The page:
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The Call Center & The Three Weeks

recently published study examined the effect that rude customers had on people in a call center, and the results were not pretty. The people in the call center who suffered abuse or mistreatment showed a higher level of damaging behavior and thoughts after they left work.

To put this study in perspective, let’s say a customer of company X has an issue with the product. The customer calls and navigates through a menu of options until he finally gets to speak to a human. The human in the call center has a template to follow in helping the customer (and may not even speak English as a first language) and isn’t really allowed to answer any question that is not in the template.

Effectively, the human is forced to act like a more advanced version of the menu of options that the customer was already frustrated with. We can understand why the people in the call center get berated or abused more so than your average employee. But that doesn’t justify berating someone and now that we know what kind of effect it has on the person on the other side, it should give us even more pause.

Especially since we are currently in the period of the Three Weeks, where we are meant to reflect on the reasons that the Beit Hamikdash was destroyed AND why it has not been rebuilt, I’d like to share with you an insight from last week’s Parasha.

In last week’s Parasha, we are taught that a person who unintentionally kills someone due to a certain degree of negligence (but not gross negligence) has to live in an ir miklat (a city of refuge) and can’t leave the ir miklat until the death of the Kohen Gadol (High Preist).

The Mishna in Makkos 11a, comments that the mother of the Kohen Gadol would prepare food for these accidental murderers so that they wouldn’t daven for the Kohen Gadol to die.

Davening for the death of the Kohen Gadol is pretty extreme. If someone is so motivated to get out that they would daven for the death of the Kohen Gadol, is getting some food from the Kohen Gadol’s mother really going to help?

It is likely that the accidental murderer never met the Kohen Gadol and the Kohen Gadol is a faceless individual who is “responsible” for him being in the ir miklat. The accidental murderer doesn’t have any personal connection to the Kohen Gadol and is in a desperate situation, so he doesn’t really experience any guilt davening for some anonymous person.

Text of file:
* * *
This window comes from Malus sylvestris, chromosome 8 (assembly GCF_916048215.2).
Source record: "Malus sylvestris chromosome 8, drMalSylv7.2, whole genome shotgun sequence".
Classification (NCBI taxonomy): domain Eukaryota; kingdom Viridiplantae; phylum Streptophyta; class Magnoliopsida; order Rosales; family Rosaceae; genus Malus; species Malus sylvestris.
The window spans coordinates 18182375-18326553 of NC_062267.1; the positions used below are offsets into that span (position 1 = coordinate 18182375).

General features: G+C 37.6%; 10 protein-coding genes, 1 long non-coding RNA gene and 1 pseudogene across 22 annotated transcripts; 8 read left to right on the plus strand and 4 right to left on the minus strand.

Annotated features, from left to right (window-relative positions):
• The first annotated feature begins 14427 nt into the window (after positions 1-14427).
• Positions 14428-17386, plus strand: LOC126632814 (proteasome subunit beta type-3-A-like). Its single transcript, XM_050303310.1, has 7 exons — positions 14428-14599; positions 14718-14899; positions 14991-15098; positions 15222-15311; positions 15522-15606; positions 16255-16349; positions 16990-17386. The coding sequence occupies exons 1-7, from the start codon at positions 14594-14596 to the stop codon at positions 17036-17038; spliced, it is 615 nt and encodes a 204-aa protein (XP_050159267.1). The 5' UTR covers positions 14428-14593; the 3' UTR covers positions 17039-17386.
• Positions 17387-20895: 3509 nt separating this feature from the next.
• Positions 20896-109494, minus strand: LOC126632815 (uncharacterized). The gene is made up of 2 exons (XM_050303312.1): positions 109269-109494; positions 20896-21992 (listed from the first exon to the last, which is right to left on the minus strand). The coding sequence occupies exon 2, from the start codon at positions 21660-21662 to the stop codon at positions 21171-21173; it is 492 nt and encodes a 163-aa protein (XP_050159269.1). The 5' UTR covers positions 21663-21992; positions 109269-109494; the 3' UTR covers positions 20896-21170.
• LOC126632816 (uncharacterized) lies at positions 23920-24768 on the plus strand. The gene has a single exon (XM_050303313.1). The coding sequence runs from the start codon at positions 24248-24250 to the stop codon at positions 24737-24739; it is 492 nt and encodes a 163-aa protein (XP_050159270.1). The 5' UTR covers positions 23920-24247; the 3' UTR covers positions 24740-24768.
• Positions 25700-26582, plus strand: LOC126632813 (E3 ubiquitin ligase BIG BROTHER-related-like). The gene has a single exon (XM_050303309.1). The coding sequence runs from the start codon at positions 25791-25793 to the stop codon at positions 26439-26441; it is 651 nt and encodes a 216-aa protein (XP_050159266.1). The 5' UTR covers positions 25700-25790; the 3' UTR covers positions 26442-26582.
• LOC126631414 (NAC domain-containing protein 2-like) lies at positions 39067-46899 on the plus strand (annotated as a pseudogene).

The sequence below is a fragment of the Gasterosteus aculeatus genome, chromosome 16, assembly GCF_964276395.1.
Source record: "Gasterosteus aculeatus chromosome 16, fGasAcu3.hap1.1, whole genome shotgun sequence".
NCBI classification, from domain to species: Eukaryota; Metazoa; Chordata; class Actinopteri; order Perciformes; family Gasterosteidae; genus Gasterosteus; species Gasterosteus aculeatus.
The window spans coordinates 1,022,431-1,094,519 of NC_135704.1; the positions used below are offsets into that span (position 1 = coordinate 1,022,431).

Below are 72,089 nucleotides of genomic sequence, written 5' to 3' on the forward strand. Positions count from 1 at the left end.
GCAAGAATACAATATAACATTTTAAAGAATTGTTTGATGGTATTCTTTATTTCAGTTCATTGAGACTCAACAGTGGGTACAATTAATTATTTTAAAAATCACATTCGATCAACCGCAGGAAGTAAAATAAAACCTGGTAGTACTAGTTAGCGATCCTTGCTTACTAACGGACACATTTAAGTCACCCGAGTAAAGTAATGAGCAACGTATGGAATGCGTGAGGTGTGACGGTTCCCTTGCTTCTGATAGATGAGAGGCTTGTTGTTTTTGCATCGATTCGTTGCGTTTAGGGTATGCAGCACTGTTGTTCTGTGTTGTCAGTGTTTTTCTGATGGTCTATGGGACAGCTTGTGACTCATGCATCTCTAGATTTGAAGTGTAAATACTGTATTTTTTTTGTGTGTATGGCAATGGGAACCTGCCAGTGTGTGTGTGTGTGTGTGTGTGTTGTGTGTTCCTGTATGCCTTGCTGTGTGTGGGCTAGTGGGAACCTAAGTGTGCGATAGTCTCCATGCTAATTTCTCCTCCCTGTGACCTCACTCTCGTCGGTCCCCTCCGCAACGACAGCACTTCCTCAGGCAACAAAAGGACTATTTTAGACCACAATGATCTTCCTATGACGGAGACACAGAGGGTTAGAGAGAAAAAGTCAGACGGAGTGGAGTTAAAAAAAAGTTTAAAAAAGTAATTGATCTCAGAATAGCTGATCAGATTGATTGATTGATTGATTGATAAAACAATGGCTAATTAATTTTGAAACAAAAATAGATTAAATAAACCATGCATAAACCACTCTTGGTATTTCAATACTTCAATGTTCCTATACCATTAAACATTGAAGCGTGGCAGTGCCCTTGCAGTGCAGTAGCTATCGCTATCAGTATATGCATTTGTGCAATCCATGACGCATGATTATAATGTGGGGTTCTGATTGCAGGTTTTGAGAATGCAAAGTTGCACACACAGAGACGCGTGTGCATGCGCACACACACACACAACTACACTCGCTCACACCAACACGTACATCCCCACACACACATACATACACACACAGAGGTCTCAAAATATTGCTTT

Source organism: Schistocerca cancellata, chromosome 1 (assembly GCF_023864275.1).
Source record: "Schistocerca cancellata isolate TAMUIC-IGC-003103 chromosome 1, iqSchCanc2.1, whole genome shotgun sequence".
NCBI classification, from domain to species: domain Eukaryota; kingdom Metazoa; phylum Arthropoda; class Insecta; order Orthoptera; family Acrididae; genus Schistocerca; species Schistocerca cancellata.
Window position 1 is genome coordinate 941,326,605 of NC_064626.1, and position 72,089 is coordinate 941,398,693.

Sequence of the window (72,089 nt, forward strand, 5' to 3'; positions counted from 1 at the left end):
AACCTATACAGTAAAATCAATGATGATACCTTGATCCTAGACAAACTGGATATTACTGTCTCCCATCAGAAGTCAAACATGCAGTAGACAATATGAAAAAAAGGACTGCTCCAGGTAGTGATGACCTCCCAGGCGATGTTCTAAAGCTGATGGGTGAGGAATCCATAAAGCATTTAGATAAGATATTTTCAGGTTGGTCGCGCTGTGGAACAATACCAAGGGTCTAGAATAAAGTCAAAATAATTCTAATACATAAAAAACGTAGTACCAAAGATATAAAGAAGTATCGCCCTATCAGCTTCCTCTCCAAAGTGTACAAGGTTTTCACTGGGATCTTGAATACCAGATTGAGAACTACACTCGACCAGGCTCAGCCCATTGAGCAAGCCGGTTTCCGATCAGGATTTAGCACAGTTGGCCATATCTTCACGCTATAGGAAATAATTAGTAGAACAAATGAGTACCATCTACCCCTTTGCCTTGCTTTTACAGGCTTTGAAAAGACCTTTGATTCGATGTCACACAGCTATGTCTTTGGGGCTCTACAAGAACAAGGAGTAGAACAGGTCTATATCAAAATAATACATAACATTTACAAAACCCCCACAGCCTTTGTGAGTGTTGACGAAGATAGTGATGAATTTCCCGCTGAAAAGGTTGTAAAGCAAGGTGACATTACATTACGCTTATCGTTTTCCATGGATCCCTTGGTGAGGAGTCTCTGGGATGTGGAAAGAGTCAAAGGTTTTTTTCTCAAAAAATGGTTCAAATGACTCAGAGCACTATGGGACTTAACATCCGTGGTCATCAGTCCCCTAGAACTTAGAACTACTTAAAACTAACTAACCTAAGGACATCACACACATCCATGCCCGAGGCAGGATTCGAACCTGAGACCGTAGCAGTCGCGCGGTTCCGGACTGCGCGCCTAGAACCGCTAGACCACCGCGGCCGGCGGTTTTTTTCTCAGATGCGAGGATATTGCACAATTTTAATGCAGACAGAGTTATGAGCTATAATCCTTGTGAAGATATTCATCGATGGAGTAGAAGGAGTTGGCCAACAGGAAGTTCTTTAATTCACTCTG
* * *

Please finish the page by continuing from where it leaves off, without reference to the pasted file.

The Kohen Gadol’s mother comes and provides him with food and warmth so that the accidental murderer realizes that the role of Kohen Gadol isn’t just some title. There is an actual person who bears that title and that person has a family. If he dies, that will have a real impact on real people, people that the accidental murderer knows personally and with whom he has a warm connection. The accidental murderer is able to see the impact of those prayers and that is the greatest deterrent.

Calling a customer service hotline can be a frustrating experience. When you compound that with the lack of face-to-face connection, the person in the call center is some anonymous person who represents a company that we may be very frustrated with. But that person is a real person who has a family and friends and has to go home after work. Realizing this should give us pause before berating him or her.

In today’s society, we encounter the faceless person more and more often. This is one of the reasons why cyberbullying is so prevalent and why cyber theft, or other types of theft where the victim is not seen, is on the rise. If we take a moment before dealing with a “faceless” person to realize that he or she is a real person who deserves respect, we can do our small part in ensuring that this individual receives the dignity that he or she deserves. This will thereby hopefully contribute to the rebuilding effort of the Third Beit Hamikdash.